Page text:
Tropical Leaf Print 70s Daniel Hechther Butterick 6832 by Vasi
Posted in Product Reviews on Tuesday the 12th September 2017 by Vicki Ormerod
Hello everyone, this is Vasi and my first product review for Minerva Crafts.
There’s a certain escapism in most of the things I do and sewing is no exception. When Vicki sent through an e-mail asking for people to review a tropical leaf print Viscose Fabric
, I just thought: yes please! Not just because viscose is one of my favourite fabrics to work with, but also because that print had me dreaming.
I found its perfect match in the 70s Daniel Hechther Butterick 6832 and in my escapist dream this tropical dress was walking among the white washed houses of a Greek island a September evening, when the temperature would have dropped a bit and you wouldn’t have minded this lovely fabric caressing your skin.
As I was away when the e-mail came through, I had no idea how much fabric the pattern required, so I asked for 3 metres, which I then discovered was less than what I needed, but with a bit of
unorthodox creative cutting, I managed to fit everything in. I also shortened the skirt, so some more centimetres were gained this way.
At first glance (I mean prior to sewing) this viscose is just beautiful. The print is very elegant and the tan version makes it even more exotic. It feels soft to the skin with an almost cooling effect. It drapes really well so it would be perfect for long or short flowy dresses, loose blouses, kaftans, tops and the summer weather of the UK.
On the Minerva website there is a mention of possible 10% shrinkage after washing, but unfortunately I didn’t measure the fabric before and after washing, so I will not be able to comment. However, since I managed to fit everything on the length I had, I’m assuming that the shrinkage if any, is unnoticeable. What is noticeable though, is how easy it is to cut the fabric, as it’s not slippery at all and the fraying is minimal. I finished the raw edges with my overlocker.
In terms of creasing, although it presses really well and holds the press, it doesn’t easily crease. This is what it looks like when it comes out of the washing machine.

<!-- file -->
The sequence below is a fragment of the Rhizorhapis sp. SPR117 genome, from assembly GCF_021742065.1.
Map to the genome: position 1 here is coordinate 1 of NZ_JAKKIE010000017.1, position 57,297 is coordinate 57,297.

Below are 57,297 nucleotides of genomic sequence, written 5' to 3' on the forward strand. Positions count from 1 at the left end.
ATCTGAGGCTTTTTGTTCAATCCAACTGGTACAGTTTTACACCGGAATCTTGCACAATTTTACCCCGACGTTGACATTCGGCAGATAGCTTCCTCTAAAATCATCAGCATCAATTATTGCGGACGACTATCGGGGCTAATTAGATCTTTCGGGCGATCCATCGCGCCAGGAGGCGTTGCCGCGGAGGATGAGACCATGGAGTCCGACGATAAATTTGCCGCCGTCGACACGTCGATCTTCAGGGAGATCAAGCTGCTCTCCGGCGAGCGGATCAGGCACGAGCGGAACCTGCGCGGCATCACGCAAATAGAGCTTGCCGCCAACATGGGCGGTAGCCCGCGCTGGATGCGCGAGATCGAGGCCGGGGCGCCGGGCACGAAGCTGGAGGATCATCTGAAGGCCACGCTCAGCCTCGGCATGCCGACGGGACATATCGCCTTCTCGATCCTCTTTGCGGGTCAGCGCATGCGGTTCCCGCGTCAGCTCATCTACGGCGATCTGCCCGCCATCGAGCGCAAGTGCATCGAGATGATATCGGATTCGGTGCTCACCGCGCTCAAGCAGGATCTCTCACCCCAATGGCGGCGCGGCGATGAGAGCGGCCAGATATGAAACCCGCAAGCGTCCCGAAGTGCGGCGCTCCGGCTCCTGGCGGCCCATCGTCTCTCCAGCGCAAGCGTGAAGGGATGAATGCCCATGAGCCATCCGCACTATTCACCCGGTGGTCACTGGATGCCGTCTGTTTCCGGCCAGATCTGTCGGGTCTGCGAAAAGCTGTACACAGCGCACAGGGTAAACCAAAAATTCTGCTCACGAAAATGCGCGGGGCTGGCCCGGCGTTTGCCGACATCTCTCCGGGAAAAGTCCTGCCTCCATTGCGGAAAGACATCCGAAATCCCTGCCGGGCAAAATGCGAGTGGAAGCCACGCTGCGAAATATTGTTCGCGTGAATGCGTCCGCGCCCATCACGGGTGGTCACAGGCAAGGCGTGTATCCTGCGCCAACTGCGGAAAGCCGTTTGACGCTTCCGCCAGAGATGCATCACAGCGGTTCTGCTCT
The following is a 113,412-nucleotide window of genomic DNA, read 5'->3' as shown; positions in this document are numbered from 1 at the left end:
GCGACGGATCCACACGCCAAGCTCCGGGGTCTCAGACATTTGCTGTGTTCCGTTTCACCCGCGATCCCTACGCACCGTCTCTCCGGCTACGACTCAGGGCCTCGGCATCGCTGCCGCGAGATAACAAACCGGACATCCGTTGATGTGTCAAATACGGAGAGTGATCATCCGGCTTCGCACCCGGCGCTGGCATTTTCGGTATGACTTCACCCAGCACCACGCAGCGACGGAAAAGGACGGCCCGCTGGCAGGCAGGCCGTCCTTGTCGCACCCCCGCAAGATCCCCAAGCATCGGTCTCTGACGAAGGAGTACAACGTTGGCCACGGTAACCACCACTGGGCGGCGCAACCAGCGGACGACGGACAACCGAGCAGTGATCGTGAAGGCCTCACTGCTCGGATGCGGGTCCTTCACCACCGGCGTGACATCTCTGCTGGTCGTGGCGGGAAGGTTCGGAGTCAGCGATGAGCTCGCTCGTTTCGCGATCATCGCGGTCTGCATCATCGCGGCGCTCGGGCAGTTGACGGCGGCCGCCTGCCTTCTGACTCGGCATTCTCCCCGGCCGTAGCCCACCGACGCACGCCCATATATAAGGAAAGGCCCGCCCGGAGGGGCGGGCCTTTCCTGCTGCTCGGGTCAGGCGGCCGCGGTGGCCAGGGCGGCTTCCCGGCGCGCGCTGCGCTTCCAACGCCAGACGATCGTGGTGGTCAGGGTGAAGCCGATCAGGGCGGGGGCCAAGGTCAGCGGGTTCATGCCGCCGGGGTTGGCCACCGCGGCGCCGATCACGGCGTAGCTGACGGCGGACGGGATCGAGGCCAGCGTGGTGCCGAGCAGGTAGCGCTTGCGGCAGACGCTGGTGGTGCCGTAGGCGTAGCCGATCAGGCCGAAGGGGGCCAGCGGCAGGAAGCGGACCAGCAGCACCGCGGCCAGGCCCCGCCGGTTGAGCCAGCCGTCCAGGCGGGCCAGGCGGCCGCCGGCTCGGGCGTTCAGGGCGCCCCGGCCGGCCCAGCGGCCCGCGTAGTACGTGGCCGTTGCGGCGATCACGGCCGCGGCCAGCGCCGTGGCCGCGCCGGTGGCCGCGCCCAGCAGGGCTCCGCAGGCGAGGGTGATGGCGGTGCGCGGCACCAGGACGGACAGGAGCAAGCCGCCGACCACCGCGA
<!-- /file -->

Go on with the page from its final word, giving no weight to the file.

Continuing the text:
The pattern I chose calls for gathering on the bodice, the sleeves and the waist both front and back. Gathers scare me, I can never get them to behave and although these aren’t perfect either, I think the quality of the fabric helped a lot with evening them out and achieving a much smoother effect than previous attempts.
Another sewing fear of mine is buttonholes and this dress has a lot of them. The fact that I also didn’t measure correctly between the buttons (this is what happens when you sew in the middle of the night) meant I had to add even more to eliminate gaping. I used very thin interfacing on the buttonhole band, also from Minerva Crafts purchased some time ago and it worked perfectly well with the weight of this fabric. The buttonholes aren’t very good or at least not all of them, but despite the fact that the layer of fabric and interfacing isn’t really thick, the fabric remained intact as opposed to crumbling during sewing the buttonhole.
I decided to use fabric covered buttons, which turned out marvellous but slightly too big to fit through the tiny buttonholes I made, so I used them only on the sleeves and found some grey ones for the front.
I didn’t attempt any pattern matching because I didn’t have enough fabric on the one hand and the pattern on the fabric is so busy on the other, that I didn’t consider it necessary. The disadvantage of a busy pattern is that it is really hard to photograph any of the details but on the plus it’s an excellent camouflage for some unintentional design features.
Overall, I loved this fabric and the dress it became. At £2.99/metre and in a selection of five different colours, it begs to be purchased. As for the dress, it begs to be worn, so I may not wait until the next Greek island to take it out.
For anyone who would like to see some of my past sewing adventures, I blog at www.delightfullypeculiar.wordpress.com
but I'm more often on Instagram under the same name. Vicki, thank you for giving me the opportunity to play with such a beautiful fabric.